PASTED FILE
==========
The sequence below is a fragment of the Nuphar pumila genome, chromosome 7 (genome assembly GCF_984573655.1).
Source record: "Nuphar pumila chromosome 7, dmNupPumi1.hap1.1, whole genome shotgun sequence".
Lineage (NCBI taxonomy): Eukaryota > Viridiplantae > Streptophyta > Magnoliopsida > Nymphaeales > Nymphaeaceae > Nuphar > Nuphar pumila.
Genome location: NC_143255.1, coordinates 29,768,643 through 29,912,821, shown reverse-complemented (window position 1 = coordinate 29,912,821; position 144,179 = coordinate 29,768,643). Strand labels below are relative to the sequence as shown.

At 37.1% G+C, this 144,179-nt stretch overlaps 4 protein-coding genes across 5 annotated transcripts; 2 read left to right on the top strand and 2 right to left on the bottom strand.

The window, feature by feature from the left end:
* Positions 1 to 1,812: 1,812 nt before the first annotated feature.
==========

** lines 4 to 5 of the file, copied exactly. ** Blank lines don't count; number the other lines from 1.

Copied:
Genome location: NC_143255.1, coordinates 29,768,643 through 29,912,821, shown reverse-complemented (window position 1 = coordinate 29,912,821; position 144,179 = coordinate 29,768,643). Strand labels below are relative to the sequence as shown.

At 37.1% G+C, this 144,179-nt stretch overlaps 4 protein-coding genes across 5 annotated transcripts; 2 read left to right on the top strand and 2 right to left on the bottom strand.